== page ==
Stay Another Day by Mark Timlin
My rating: 3 of 5 stars
Must be some fifteen to twenty years since I last picked up a Mark Timlin Nick Sharman thriller. And I still can’t put it down.
It’s hard for me to critiise a Mark Timlin/Nick Sharman book. They’ve always been right. They’ve always entertained, they’ve always been taughtly written and they’re amongst the very few books I decided I couldn’t leave the UK without, when I moved to Denmark in 2004. They’re all still on the bookshelf over there and they’re still amongst the books I recommend most frequently and the books I consciously – and I guess unconciously- compare all other crime-type thrillers against. And most are found wanting.
In Stay Another Day, our anti-hero Nick Sharman has been enjoying the simple life, as only people with a simply huge bank balance are able to, on an island in the (Caribbean) sun. Best not to enquire too closely where he got the money, just go along with that there’s plenty of it. One of the few people from his old life back in London who knows where he is and how to contact him, is his daughter and she suffenly gets in touch with a request for the kind of help only Nick Sharman can supply. Things go wrong, of course and Sharman finds that whilst he might have been out of circulation long enought to have lost some of his old sharpness, he hasn’t forgotten his old tricks, neither has he lost his old ability to attract trouble.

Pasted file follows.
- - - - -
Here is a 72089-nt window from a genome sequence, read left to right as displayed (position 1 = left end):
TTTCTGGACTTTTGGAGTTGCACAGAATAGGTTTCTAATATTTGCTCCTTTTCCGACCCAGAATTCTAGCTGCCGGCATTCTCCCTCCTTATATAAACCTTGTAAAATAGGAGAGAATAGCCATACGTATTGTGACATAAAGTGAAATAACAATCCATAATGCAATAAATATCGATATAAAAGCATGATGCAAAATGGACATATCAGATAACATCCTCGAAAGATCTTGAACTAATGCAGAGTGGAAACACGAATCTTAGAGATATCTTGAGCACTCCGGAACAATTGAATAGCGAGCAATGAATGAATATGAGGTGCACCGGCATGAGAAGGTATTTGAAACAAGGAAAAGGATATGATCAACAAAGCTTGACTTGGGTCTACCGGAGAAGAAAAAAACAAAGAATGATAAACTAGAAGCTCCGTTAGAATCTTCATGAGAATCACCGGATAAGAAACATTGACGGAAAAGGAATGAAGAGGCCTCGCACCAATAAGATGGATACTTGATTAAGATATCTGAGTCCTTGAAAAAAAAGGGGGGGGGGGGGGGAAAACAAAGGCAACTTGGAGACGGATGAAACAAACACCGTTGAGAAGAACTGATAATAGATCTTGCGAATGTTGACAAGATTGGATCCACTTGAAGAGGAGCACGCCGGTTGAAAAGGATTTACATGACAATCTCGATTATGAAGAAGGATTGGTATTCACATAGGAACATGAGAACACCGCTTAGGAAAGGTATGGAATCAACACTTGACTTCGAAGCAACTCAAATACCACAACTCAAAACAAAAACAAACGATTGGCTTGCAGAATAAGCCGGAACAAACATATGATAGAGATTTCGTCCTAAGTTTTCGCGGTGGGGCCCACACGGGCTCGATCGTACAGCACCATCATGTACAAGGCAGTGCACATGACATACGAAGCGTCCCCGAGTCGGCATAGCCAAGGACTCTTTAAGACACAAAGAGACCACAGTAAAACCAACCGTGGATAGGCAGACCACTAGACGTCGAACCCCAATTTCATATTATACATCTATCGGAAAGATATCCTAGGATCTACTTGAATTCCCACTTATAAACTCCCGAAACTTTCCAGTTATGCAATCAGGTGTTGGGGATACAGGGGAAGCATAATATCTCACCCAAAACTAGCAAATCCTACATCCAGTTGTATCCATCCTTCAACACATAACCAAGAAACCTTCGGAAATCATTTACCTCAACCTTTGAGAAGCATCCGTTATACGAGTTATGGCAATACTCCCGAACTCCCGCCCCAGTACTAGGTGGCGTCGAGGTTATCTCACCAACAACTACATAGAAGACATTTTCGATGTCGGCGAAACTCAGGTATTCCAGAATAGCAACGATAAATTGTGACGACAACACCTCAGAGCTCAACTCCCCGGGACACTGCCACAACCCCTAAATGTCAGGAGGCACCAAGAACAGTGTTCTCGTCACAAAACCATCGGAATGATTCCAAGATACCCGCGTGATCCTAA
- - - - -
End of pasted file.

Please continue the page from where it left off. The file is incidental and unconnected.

It has to be said that this isn’t classic Sharman – or Timlin. The plot isn’t good enough and it really doesn’t seem ike Timlin’s heart was in the project. There are weaknesses where I’m sure the Timlin of the ’80’s would have tightened up and made stronger. The end is obviously tacked on with a feeling of a rush to be done with the book and the character and to put the pen down. It was like visiting an old friend you lost contact with, or moved away from, and talking about how it used to be, back in the day. Nice enough while it lasts, but that’s where those memories really need to stay, back in their day.
Personally, I’d have liked a different ending – more uplifting, maybe. Sharman and for the pleasure he has given me down the years, deserved it. I’d have liked an ending that allowed us to decide what Sharman is maybe up to after all he’s been through in his life. But there we have it. It’s done. Timlin clearly feels he’s done and said all he wants to with Nick Sharman and I have got to thank him for it.